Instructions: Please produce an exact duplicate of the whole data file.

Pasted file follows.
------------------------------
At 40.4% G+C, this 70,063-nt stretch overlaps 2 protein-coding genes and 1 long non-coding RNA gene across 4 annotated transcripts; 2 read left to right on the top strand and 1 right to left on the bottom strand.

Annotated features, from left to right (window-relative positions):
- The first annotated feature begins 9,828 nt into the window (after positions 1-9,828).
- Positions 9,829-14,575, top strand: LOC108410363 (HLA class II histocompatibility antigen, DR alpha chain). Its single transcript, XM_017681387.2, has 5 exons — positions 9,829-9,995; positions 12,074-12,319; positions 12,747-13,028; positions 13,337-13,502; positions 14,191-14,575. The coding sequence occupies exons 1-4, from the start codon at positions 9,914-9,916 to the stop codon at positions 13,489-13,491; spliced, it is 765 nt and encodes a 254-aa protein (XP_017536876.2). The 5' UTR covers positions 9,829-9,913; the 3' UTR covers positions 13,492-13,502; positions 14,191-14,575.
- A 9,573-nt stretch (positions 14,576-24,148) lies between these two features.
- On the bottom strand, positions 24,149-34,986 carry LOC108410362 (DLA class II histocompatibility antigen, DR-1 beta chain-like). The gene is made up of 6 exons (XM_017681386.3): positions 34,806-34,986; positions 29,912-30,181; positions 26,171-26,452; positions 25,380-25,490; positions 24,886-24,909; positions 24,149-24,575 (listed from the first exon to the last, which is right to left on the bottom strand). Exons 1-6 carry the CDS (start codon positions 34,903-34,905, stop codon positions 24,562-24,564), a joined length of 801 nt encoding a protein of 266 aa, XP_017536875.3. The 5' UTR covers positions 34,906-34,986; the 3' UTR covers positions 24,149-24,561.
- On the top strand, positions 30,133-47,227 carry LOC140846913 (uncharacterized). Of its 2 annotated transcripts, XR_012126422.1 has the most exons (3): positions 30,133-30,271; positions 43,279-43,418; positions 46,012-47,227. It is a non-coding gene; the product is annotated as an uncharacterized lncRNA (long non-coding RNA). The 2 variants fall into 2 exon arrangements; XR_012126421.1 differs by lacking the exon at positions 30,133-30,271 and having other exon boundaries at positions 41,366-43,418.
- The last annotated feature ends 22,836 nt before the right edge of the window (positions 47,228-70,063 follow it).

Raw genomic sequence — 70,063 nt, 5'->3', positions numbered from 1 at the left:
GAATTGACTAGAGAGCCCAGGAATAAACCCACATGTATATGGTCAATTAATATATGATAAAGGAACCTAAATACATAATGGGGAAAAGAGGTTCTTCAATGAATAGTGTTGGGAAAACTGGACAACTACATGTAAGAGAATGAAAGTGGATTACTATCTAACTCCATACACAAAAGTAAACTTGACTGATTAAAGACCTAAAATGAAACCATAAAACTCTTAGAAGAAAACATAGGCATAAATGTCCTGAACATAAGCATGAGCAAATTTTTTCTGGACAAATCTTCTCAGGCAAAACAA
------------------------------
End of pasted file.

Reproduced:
At 40.4% G+C, this 70,063-nt stretch overlaps 2 protein-coding genes and 1 long non-coding RNA gene across 4 annotated transcripts; 2 read left to right on the top strand and 1 right to left on the bottom strand.

Annotated features, from left to right (window-relative positions):
- The first annotated feature begins 9,828 nt into the window (after positions 1-9,828).
- Positions 9,829-14,575, top strand: LOC108410363 (HLA class II histocompatibility antigen, DR alpha chain). Its single transcript, XM_017681387.2, has 5 exons — positions 9,829-9,995; positions 12,074-12,319; positions 12,747-13,028; positions 13,337-13,502; positions 14,191-14,575. The coding sequence occupies exons 1-4, from the start codon at positions 9,914-9,916 to the stop codon at positions 13,489-13,491; spliced, it is 765 nt and encodes a 254-aa protein (XP_017536876.2). The 5' UTR covers positions 9,829-9,913; the 3' UTR covers positions 13,492-13,502; positions 14,191-14,575.
- A 9,573-nt stretch (positions 14,576-24,148) lies between these two features.
- On the bottom strand, positions 24,149-34,986 carry LOC108410362 (DLA class II histocompatibility antigen, DR-1 beta chain-like). The gene is made up of 6 exons (XM_017681386.3): positions 34,806-34,986; positions 29,912-30,181; positions 26,171-26,452; positions 25,380-25,490; positions 24,886-24,909; positions 24,149-24,575 (listed from the first exon to the last, which is right to left on the bottom strand). Exons 1-6 carry the CDS (start codon positions 34,903-34,905, stop codon positions 24,562-24,564), a joined length of 801 nt encoding a protein of 266 aa, XP_017536875.3. The 5' UTR covers positions 34,906-34,986; the 3' UTR covers positions 24,149-24,561.
- On the top strand, positions 30,133-47,227 carry LOC140846913 (uncharacterized). Of its 2 annotated transcripts, XR_012126422.1 has the most exons (3): positions 30,133-30,271; positions 43,279-43,418; positions 46,012-47,227. It is a non-coding gene; the product is annotated as an uncharacterized lncRNA (long non-coding RNA). The 2 variants fall into 2 exon arrangements; XR_012126421.1 differs by lacking the exon at positions 30,133-30,271 and having other exon boundaries at positions 41,366-43,418.
- The last annotated feature ends 22,836 nt before the right edge of the window (positions 47,228-70,063 follow it).

Raw genomic sequence — 70,063 nt, 5'->3', positions numbered from 1 at the left:
GAATTGACTAGAGAGCCCAGGAATAAACCCACATGTATATGGTCAATTAATATATGATAAAGGAACCTAAATACATAATGGGGAAAAGAGGTTCTTCAATGAATAGTGTTGGGAAAACTGGACAACTACATGTAAGAGAATGAAAGTGGATTACTATCTAACTCCATACACAAAAGTAAACTTGACTGATTAAAGACCTAAAATGAAACCATAAAACTCTTAGAAGAAAACATAGGCATAAATGTCCTGAACATAAGCATGAGCAAATTTTTTCTGGACAAATCTTCTCAGGCAAAACAA